74 HR Magazine June/July 2017
treated. However, it is important to make sure this structure does
not become too cumbersome. “Don’t make it too confusing with
multiple tiers,” advises Gary Kushner, president of Kushner &
Co., an HR and benefits consulting firm in Portage, Mich.
As specialty drugs become more common in all therapy
classes, you may be tempted to ask employees to foot a greater
portion of the bills for them—perhaps by introducing co-insurance that requires workers to pay a percentage of the prescription
cost rather than a flat dollar co-payment.
But that approach could backfire, experts say. If you pass
along those costs, people are less likely to adhere to the prescribed
regimen, says Tom Sondergeld, vice president of global benefits
and mobility for Walgreens Boots Alliance in Deerfield, Ill. “In
those cases, you don’t get the right result,” he explains. Moreover, if the patient’s condition worsens, costs could snowball—
and some expenses will likely spill over into the medical plan if
additional treatment or hospitalization is required.
When developing the formulary of what drugs the plan will
cover, you’ll need to make some difficult choices. For example,
should the plan cover a prescription for human growth hormone
for a child whose height is in the 15th percentile for his or her
age? “This treatment can cost $12,000 to $15,000 per month
for a condition that is not life-threatening,” Kushner says. “It is
difficult to know where to draw the line.”
Traditional pharmaceuticals usually come in the form of a pill,
capsule or liquid that is prescribed by a health care provider and
that, for the most part, can be taken with little supervision beyond
providing basic instructions and information about potential side
effects. Specialty pharmaceuticals, on the other hand, are more
complicated. They are commonly given via infusions and injections, which can be tricky to administer and may require professional support. Moreover, appropriate follow-up care is needed
to determine the drug’s effectiveness and whether the person taking it can adhere to the regimen without experiencing debilitating
A person’s inability to tolerate a specific medication is a real
Keep Tabs on the Plan
concern and could be a significant source of waste. That is why
the quantities of drugs dispensed should be carefully managed,
particularly when someone is filling a prescription for the first
time. Work with vendors to reduce the initial order from a 90-day
supply to, say, 30 days to minimize expenses in case the medica-
tion must be discontinued.
“There is no use paying for a large supply of medication if the
patient can’t tolerate it,” says Raymond Brown, clinical pharmacy
leader in Mercer’s Minneapolis office.
Disease management programs can also help steer people to the
least costly site to receive specialty drugs. Some providers might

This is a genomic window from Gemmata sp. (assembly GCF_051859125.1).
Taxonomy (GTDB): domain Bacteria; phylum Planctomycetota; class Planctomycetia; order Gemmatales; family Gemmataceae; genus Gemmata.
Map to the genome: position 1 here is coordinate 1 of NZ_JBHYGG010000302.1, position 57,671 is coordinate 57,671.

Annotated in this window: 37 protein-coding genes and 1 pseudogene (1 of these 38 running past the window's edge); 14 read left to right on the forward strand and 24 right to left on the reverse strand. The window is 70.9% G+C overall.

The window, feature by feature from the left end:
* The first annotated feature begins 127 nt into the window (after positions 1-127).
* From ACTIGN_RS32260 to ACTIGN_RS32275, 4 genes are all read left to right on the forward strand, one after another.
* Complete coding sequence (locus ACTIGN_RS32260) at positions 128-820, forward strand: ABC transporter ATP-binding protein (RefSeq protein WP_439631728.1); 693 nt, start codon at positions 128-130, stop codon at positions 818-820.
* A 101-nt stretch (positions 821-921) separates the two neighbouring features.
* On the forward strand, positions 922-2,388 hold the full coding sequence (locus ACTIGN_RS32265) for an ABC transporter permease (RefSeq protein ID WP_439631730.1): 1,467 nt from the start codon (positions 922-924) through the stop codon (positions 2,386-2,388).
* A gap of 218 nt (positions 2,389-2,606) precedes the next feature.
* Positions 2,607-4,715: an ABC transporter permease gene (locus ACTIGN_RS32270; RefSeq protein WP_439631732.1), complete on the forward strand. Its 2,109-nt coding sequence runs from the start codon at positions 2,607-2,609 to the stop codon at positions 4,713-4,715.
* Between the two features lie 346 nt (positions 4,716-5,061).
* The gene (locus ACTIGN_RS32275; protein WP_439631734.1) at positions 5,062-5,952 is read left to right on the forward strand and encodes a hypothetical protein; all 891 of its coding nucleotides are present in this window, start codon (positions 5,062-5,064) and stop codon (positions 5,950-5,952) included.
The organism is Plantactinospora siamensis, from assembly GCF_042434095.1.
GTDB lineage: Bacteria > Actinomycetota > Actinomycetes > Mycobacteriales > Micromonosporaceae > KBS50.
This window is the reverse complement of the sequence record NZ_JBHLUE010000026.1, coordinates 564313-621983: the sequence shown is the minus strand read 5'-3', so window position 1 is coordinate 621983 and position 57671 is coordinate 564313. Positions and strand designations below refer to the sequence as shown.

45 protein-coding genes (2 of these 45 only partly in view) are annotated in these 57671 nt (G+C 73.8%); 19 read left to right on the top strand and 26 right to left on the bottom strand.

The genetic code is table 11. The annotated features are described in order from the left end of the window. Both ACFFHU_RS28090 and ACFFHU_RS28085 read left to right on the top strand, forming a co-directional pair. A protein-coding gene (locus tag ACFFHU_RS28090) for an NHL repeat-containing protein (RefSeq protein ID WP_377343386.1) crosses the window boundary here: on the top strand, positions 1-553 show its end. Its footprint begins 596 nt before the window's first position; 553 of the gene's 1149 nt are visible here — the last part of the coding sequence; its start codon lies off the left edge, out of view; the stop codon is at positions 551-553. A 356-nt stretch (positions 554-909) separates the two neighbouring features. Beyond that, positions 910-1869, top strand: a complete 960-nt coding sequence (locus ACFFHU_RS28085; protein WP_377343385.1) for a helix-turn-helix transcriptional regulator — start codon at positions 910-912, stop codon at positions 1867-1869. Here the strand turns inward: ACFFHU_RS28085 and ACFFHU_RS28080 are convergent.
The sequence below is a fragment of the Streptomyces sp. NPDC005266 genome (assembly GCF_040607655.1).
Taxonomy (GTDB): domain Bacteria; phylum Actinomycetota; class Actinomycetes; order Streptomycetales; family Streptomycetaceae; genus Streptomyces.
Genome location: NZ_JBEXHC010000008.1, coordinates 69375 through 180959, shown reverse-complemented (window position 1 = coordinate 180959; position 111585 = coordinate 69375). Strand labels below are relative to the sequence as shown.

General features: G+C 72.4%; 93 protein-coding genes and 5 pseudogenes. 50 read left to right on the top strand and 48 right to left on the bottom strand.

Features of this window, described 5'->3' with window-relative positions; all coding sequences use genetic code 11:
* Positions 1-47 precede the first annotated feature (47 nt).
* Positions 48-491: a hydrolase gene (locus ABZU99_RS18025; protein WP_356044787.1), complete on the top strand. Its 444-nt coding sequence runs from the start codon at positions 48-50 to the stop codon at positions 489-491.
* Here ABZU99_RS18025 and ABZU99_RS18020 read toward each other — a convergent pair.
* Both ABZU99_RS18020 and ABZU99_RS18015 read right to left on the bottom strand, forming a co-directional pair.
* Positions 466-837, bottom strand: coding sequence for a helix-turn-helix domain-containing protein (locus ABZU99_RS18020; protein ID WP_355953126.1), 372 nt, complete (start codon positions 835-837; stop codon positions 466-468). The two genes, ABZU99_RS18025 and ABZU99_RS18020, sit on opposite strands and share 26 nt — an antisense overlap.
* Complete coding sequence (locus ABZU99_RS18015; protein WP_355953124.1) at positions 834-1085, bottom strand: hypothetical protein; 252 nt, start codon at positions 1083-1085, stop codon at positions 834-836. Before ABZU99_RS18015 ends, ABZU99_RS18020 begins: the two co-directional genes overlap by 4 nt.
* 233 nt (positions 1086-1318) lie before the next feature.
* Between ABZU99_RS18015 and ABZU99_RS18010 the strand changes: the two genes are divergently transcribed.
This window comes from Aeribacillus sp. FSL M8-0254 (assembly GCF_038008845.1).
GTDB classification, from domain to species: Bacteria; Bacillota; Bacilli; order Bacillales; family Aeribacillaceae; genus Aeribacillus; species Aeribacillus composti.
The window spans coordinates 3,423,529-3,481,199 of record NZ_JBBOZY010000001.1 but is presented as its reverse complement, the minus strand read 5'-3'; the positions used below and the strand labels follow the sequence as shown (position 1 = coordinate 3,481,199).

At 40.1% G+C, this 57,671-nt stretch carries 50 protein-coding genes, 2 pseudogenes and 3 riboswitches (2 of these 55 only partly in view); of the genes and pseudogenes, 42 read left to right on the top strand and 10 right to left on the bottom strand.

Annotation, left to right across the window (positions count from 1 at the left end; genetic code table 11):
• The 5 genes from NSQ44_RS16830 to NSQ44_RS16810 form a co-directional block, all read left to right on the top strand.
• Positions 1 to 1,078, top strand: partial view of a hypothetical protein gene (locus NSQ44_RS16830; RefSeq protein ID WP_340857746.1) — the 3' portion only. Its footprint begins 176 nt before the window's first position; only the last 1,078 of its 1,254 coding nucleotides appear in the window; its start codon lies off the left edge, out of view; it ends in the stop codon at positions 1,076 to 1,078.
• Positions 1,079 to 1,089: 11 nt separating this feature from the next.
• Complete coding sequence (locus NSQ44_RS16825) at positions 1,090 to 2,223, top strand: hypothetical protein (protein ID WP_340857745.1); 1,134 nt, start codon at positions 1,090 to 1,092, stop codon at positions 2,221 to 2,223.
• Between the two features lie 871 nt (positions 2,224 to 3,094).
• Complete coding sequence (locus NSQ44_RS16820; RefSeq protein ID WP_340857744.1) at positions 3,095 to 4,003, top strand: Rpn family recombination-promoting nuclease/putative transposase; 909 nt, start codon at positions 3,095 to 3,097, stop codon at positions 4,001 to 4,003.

want to administer the medication in a hospital setting; a physi-
cian’s office or retail clinic might be just as safe and effective but
much less expensive.
Close management of prescription plans and PBMs is essential.
“Manage them tightly, insist on regular reporting, ask questions
and don’t trust everything the PBM is telling you,” Sondergeld says.
For example, know how manufacturer rebates work. In some cases,
these refunds actually drive costs
because PBMs push higher utilization of certain products over others to maximize rebates.
When reviewing plan data
in aggregate, check for outliers.
“You should look for sudden
increases in costs for a drug, as
well as in the number of prescriptions being filled,” Bruhnsen
says. If you spot something worrisome, you may be able to move alternative drugs to preferred
status to encourage their use instead of the higher-cost drug. In
addition, modifying utilization criteria can limit the situations
in which the expensive drug will be covered. When you’re making these types of changes to formularies, it is a good idea to give
patients and providers 60 days’ notice so that they can prepare
to change to a new drug. This review can also highlight opportunities to steer people toward buying a medication through a
lower-cost channel, such as a mail-order or specialty pharmacy
rather than a retail chain.
Rework Contracts Regularly
In the ever-changing pharmacy environment, long-term con-
tracts with PBMs and other vendors are not always in employ-
ers’ best interest. “Don’t let vendors push for contracts longer
than three to five years,” Sondergeld says. “You also need the
ability to check prices against the market, and the contract might
An even shorter cycle might be warranted for PBM contracts.
Bruhnsen recommends a maximum of t wo to three years. “That is
critical to get the best discounts,” he says. “The longer a PBM can
lock you into an agreement, the more that is to their advantage.”
For example, if manufacturers increase their rebates or if retail or
specialty pharmacy networks offer better discounts, a long-term
contract with set conditions may preclude a plan sponsor from
sharing those savings. “Keeping those cycles shorter helps to make
sure you are getting the most current pricing,” Bruhnsen says.
‘ The longer a PBM can lock you into
an agreement, the more that is to
– Keith Bruhnsen, University of Michigan